3. Groups - A Facebook group can be another valuable tool that leaders can use to support their team members.  Facebook makes it possible to set up “Secret” groups that are not available to the general public.  Team members must be invited by the leader into the secret group, and this provides an excellent forum for team members to learn from and support one another.  As the team gets large, your leaders may feel like they are answering the same questions over and over.  Imagine them being able to send their team members to a central location for the answers!  Leaders can set up a series of frequently asked questions on the discussion board of the group, and add to these as necessary. Team members can also use the group to support one another.  If someone has a question and the leader is not available, she can post her question to the group, and other team members can share what they’ve learned.  The collective wisdom of the team can help your leaders build a stronger team than they ever thought possible!  And social media enables that sharing.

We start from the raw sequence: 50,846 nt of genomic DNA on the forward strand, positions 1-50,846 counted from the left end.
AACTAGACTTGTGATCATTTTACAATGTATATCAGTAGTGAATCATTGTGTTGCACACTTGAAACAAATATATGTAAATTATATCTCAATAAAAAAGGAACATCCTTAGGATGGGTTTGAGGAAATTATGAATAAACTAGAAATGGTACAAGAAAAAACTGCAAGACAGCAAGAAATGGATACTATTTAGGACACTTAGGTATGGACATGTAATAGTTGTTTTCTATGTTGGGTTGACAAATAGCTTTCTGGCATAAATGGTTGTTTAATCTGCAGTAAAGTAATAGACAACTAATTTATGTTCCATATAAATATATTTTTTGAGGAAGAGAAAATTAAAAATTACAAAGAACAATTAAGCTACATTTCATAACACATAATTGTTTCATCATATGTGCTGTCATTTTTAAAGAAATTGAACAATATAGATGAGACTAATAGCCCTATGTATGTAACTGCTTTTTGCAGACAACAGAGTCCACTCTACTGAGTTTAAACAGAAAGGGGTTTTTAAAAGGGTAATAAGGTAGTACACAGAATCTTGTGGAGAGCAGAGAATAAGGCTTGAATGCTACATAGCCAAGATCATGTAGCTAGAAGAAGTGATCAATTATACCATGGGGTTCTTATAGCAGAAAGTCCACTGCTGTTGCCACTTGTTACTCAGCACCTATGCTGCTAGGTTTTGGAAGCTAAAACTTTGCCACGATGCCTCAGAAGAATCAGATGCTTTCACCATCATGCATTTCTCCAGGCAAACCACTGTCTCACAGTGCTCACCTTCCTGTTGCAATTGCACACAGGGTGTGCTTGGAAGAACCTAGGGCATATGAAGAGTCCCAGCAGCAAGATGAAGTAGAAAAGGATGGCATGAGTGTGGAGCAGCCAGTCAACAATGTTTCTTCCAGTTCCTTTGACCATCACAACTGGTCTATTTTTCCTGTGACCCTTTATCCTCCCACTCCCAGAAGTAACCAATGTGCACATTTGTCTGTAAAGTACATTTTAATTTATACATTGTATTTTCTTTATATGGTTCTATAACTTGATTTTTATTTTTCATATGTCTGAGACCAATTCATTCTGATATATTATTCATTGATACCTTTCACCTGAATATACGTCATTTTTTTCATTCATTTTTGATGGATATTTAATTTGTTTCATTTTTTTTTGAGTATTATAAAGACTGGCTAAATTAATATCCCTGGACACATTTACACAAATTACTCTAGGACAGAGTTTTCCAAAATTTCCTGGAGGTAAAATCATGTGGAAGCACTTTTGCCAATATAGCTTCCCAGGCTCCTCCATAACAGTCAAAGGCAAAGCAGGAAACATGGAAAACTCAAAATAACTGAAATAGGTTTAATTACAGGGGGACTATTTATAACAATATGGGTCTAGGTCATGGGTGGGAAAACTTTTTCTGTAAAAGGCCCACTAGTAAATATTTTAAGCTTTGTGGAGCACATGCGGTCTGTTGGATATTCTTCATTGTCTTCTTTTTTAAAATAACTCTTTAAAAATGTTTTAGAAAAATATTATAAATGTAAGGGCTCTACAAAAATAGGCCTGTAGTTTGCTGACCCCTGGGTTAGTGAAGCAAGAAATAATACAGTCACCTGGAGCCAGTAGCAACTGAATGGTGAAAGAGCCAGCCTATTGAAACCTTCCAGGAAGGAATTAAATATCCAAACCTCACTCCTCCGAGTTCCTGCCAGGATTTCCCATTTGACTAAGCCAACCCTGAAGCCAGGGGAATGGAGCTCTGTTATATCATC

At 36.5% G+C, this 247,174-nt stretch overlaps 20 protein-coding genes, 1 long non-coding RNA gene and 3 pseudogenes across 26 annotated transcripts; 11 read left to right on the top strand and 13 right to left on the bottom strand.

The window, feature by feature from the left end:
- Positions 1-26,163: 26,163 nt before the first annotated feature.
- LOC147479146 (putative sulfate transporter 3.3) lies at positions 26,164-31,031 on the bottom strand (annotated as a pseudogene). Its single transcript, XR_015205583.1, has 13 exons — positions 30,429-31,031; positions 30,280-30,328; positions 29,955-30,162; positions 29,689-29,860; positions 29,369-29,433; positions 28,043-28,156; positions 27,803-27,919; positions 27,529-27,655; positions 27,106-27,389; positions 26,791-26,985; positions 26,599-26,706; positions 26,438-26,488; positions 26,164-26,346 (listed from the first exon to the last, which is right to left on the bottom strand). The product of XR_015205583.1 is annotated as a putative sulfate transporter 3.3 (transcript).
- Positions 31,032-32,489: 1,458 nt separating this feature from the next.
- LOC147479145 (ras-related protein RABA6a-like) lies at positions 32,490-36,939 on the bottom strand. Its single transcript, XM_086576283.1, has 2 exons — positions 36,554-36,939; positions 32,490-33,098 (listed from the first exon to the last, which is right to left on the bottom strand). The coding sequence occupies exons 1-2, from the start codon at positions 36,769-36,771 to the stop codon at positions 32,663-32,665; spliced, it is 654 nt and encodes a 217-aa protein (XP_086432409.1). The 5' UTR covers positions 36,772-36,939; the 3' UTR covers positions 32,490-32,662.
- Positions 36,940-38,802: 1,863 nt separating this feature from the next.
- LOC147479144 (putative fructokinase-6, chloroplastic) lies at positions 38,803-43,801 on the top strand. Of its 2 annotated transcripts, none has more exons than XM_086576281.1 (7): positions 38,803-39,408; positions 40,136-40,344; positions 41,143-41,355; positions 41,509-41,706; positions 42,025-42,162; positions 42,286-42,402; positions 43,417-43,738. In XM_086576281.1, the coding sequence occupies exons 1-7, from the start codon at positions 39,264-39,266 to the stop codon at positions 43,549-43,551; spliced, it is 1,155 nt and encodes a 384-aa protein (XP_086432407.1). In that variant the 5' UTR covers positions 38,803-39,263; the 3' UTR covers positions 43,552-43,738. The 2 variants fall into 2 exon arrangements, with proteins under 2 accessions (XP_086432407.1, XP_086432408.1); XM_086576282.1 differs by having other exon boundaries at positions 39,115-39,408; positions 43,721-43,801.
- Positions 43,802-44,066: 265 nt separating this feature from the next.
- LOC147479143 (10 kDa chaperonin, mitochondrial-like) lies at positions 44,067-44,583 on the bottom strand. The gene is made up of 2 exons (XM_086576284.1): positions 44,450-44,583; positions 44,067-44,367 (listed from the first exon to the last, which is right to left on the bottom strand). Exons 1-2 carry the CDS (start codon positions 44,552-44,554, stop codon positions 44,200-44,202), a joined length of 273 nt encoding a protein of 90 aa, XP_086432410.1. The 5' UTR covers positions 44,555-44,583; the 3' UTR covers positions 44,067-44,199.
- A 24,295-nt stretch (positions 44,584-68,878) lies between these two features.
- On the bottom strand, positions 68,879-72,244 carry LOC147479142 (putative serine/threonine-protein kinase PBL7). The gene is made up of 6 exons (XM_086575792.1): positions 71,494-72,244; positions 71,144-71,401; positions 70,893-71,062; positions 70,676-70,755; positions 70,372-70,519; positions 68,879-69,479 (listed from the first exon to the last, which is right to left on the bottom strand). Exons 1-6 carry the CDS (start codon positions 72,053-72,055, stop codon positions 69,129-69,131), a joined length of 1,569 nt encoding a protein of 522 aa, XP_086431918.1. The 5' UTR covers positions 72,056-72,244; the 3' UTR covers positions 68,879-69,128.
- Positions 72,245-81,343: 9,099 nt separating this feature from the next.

By employing social media tools that your teams can access, and then teaching the team members how to make the best use of those tools, your leaders can be more efficient and effective in their team building.  Plus, team members will develop closer relationships with one another, and that will naturally attract more people to the team.  Social media makes it possible.

Are your leaders using social media to support their teams?  How?  Did you get some ideas from this article?   I’d love to read your ideas in the comments below!